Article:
Multi-Objective Competitive Coevolution for Efficient GP Classifier Problem Decomposition

Created by W.Langdon from gp-bibliography.bib Revision:1.4524

  author =       "A. R. McIntyre and M. I. Heywood",
  title =        "Multi-Objective Competitive Coevolution for Efficient
                 GP Classifier Problem Decomposition",
  booktitle =    "Proceedings of the IEEE International Conference on
                 Systems, Man, and Cybernetics",
  year =         "2007",
  pages =        "1930--1937",
  address =      "Montreal",
  month =        "7-10 " # oct,
  publisher =    "IEEE Press",
  keywords =     "genetic algorithms, genetic programming",
  ISBN =         "1-4244-0991-8",
  URL =          "",
  URL =          "",
  DOI =          "doi:10.1109/ICSMC.2007.4414009",
  size =         "8 pages",
  abstract =     "A novel approach to the classification of large and
                 unbalanced multi-class data sets is presented where the
                 widely acknowledged issues of scalability, solution
                 transparency, and problem decomposition are addressed
                 simultaneously within the context of the Genetic
                 Programming (GP) paradigm. A cooperative coevolutionary
                 training environment that employs multi-objective
                 evaluation provides the basis for problem decomposition
                 and reduced solution complexity, while scalability is
                 achieved through a Pareto competitive coevolutionary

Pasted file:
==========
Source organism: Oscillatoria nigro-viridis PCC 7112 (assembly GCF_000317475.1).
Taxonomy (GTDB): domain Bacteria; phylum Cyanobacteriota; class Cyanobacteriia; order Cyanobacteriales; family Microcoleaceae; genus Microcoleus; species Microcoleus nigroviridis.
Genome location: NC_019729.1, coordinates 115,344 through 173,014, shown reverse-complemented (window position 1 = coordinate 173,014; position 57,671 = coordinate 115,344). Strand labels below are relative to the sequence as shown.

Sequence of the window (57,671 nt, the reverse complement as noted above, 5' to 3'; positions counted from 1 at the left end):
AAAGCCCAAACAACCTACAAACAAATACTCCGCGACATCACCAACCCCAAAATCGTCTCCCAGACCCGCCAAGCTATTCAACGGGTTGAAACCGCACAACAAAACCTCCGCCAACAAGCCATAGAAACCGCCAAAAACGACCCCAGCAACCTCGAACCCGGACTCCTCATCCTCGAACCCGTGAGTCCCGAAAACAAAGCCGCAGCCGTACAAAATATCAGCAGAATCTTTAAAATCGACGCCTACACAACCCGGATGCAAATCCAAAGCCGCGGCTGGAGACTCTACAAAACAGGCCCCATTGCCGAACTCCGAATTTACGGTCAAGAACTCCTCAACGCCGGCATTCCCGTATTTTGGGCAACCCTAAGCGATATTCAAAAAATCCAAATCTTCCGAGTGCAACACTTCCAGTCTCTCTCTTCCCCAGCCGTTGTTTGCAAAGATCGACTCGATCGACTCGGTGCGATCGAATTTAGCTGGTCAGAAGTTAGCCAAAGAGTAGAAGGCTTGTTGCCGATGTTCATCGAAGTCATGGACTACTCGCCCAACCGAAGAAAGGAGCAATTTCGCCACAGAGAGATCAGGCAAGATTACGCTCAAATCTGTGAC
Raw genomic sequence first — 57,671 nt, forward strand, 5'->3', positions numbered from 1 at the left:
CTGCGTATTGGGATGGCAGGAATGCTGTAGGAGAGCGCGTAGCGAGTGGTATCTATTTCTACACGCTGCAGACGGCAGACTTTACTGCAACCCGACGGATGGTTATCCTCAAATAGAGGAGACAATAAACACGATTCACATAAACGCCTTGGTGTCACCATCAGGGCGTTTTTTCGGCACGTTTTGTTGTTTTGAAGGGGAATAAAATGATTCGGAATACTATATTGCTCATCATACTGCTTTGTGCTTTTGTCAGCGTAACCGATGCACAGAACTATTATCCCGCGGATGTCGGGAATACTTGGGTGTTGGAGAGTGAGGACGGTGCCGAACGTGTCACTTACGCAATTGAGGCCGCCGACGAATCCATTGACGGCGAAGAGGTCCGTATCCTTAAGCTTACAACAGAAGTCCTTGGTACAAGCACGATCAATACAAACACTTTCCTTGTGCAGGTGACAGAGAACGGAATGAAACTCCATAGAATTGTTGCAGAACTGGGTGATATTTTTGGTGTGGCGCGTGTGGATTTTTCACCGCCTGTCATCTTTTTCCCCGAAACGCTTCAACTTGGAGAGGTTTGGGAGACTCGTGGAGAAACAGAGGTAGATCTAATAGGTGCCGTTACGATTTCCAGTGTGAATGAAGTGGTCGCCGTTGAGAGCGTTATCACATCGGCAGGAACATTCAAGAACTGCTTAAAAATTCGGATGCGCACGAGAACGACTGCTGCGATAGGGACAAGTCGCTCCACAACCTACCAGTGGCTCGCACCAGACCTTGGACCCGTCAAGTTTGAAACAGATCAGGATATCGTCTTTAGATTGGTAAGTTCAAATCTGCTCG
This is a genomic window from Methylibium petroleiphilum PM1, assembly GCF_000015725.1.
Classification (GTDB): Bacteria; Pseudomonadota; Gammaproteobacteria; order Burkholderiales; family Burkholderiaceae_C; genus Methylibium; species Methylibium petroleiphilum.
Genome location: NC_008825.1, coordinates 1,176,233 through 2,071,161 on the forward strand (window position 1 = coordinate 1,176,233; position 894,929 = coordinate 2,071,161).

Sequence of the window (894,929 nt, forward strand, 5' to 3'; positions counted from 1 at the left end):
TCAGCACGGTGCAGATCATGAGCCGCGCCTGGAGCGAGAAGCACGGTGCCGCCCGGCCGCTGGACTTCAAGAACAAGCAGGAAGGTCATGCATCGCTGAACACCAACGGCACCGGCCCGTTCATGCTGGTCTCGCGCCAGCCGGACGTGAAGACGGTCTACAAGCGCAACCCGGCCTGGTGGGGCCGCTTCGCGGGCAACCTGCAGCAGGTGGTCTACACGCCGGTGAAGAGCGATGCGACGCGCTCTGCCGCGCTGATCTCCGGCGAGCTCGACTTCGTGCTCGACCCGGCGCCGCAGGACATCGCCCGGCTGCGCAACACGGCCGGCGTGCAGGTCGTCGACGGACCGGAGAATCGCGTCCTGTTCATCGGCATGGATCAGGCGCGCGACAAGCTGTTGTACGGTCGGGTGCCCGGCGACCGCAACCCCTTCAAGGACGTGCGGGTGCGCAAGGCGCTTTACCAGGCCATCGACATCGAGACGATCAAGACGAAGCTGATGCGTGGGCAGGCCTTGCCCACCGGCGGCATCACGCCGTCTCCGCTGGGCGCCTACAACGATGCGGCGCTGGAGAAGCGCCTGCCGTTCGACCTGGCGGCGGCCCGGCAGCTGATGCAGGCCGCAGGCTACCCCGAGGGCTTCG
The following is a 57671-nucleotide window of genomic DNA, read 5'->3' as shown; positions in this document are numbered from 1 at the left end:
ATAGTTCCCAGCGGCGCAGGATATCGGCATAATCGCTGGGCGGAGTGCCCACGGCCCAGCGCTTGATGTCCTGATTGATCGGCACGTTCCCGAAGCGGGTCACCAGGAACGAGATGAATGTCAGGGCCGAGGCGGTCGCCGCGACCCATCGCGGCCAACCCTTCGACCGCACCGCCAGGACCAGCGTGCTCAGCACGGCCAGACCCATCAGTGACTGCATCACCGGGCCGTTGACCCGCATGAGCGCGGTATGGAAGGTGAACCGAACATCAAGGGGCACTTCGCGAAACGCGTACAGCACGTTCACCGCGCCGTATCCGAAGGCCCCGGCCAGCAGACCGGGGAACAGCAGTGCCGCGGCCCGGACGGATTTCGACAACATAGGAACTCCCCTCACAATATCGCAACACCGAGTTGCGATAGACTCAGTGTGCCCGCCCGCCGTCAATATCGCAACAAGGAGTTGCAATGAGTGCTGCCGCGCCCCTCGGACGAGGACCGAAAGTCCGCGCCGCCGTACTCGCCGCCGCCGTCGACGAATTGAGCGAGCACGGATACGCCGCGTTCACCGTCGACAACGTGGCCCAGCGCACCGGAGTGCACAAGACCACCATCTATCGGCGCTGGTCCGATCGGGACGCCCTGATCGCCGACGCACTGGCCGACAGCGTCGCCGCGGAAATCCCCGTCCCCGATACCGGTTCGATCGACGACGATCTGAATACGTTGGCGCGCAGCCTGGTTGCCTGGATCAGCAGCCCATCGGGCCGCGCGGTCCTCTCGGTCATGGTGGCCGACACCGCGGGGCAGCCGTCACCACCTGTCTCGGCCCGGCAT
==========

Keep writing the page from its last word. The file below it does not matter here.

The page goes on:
framework, allowing the system to be applied to large
                 data sets (tens or hundreds of thousands of exemplars)
                 without recourse to hardware-specific speedups.
                 Moreover, a key departure from the canonical GP
                 approach to classification is used in which the output
                 of GP is expressed in terms of a non-binary, local
                 membership function (e.g. a Gaussian), where it is no
                 longer necessary for an expression to represent an
                 entire class. Decomposition is then achieved through
                 reformulating the classification problem as one of
                 cluster consistency, where an appropriate subset of the
                 training patterns can be associated with each
                 individual such that problems are solved by several
                 specialist classifiers rather than by a single super
  notes =        "

                 NB armcnty_SMC07.pdf is 21 pages

                 Also known as \cite{4414009}",

Genetic Programming entries for Andrew R McIntyre Malcolm Heywood